Other upcoming programs include Jakub Hruša leading the orchestra and the superb violinist Karen Gomyo in the Tchaikovsky Violin Concerto, Bartók’s “The Miraculous Mandarin” Suite and Shostakovich’s Symphony No. 9 (March 29-31) and resident conductor Gemma New with a program of Mozart’s Concerto for Flute and Harp, with soloists Mark Sparks and Allegra Lilly, Richard Strauss’ “Le Bourgeois Gentilhomme” Suite and “Three Studies from Couperin,” by Thomas Adès (April 5-7).

To celebrate his 50 years of working with the SLSO, conductor laureate Leonard Slatkin will lead two consecutive weeks. The first (April 27-28) features pianist Olga Kern in Rachmaninoff’s Piano Concerto No. 1 and mezzo-soprano Sasha Cooke, the St. Louis Symphony Chorus and the St. Louis Children’s Choirs performing Bernstein’s Symphony No. 3, “Kaddish.” The second (May 3-4) is anchored by Tchaikovsky’s Symphony No. 6, “Pathetique,” with Barber’s Symphony No. 1 and a world premiere, Jeff Beal’s song cycle “The Paper Lined Shack,” with soprano Hila Plitmann.

The subscription series concludes with music director designate Stéphane Denève conducting a program that includes Ravel’s “Shéhérazade,” with soprano Rinat Shaham, and Berlioz’s blazing “Symphonie fantastique.”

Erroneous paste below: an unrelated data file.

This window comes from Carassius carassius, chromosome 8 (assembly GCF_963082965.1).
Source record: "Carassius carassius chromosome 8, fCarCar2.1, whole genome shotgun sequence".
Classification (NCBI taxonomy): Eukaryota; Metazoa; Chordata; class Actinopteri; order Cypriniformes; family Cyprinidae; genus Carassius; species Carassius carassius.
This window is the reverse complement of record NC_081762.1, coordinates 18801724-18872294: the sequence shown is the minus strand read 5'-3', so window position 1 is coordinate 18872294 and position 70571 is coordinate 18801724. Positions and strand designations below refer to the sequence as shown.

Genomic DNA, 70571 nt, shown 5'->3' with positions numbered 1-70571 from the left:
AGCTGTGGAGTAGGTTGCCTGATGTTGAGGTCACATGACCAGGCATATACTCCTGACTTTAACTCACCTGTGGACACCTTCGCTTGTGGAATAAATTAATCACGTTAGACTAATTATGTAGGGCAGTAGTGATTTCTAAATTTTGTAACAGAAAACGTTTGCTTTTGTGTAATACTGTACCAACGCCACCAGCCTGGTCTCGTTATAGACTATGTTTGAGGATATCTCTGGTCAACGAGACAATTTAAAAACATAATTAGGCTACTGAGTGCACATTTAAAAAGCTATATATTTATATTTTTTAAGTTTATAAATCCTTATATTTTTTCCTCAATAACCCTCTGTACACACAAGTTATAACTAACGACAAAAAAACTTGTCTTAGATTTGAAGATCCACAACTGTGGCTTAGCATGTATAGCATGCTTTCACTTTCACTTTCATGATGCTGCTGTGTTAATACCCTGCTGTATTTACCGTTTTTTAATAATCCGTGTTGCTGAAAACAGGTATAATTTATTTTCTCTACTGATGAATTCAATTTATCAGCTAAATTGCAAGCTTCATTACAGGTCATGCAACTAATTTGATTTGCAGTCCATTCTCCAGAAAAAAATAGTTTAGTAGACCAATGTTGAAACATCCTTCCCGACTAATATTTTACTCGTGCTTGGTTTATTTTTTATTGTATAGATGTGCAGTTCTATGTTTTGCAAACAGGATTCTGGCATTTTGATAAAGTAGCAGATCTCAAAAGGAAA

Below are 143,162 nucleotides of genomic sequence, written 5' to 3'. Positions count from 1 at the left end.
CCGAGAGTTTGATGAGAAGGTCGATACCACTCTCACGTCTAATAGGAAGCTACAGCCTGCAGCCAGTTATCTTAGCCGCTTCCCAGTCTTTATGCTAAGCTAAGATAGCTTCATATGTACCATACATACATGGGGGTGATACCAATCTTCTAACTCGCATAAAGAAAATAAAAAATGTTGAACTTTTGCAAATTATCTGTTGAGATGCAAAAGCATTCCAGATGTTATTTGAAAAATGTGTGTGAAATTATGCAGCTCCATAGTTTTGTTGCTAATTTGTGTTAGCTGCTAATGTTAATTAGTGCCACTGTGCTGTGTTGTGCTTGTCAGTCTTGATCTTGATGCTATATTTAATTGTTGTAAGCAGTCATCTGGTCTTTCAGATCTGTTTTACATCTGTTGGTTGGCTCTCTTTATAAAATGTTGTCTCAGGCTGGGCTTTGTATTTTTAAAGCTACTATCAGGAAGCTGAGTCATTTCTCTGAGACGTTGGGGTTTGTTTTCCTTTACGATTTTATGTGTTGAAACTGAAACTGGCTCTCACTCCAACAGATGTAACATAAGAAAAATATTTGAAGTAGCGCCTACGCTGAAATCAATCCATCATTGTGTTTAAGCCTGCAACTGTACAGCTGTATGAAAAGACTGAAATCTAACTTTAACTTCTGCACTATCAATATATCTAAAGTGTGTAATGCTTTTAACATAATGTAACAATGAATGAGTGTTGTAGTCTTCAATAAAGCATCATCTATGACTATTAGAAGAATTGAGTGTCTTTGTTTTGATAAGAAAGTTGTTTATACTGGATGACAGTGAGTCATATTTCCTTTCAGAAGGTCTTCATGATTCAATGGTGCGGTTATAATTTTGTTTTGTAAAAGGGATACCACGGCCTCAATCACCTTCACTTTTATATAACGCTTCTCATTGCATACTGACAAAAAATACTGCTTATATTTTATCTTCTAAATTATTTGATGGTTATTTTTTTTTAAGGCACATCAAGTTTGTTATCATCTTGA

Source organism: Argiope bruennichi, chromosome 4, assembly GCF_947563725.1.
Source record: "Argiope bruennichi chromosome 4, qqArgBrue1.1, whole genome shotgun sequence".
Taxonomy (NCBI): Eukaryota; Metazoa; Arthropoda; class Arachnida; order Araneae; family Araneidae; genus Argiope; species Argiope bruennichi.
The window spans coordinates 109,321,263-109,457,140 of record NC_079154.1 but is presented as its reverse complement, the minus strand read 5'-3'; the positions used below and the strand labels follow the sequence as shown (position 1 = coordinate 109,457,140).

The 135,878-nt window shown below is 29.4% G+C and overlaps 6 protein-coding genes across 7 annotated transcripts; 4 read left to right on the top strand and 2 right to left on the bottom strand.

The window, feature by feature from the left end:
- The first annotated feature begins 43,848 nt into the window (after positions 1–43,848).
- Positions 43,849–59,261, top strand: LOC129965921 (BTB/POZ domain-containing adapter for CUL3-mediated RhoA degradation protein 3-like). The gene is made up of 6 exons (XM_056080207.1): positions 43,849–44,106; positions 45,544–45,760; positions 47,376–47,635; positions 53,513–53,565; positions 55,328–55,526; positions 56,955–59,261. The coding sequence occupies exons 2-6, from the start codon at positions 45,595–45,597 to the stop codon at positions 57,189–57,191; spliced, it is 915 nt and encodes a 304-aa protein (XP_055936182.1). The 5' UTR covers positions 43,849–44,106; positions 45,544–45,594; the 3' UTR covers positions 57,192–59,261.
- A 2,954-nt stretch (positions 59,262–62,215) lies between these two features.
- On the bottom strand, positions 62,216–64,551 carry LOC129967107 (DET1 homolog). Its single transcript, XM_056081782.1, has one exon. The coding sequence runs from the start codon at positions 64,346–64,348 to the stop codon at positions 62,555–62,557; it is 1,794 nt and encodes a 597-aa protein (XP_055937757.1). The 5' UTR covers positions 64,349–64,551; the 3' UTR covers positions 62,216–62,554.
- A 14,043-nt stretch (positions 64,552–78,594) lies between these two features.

But wait — there’s more! The St. Louis Youth Symphony Orchestra, under the direction of New, will perform a program including “Vltava (The Moldau)” from Smetana’s “Má vlast,” the Overture to Verdi’s “La forza del destino” and Tchaikovsky’s Symphony No. 5 (March 23).

New returns with the SLSO in a family concert (March 24), Saint-Saëns’ “Carnival of the Animals.” The program also includes the Overture to “The Wasps” by Ralph Vaughan Williams and a chance to visit the instrument playground an hour before curtain. The Pulitzer series is back with “Taxidermy” (March 26-27), a new music extravaganza for percussion.

The SLSO’s presentations of Harry Potter films continue with “Harry Potter and the Order of the Phoenix” in concert (April 12-14). And the eternal question “Who ya gonna call?” is answered with “Ghostbusters” in concert (May 17-18).

Where Powell Symphony Hall, 718 North Grand Boulevard • How much Prices vary by program; $1-$112 • More info 314-534-1700;

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Sarah Bryan Miller is the classical music critic for the St. Louis Post-Dispatch; she has also written on a variety of other topics.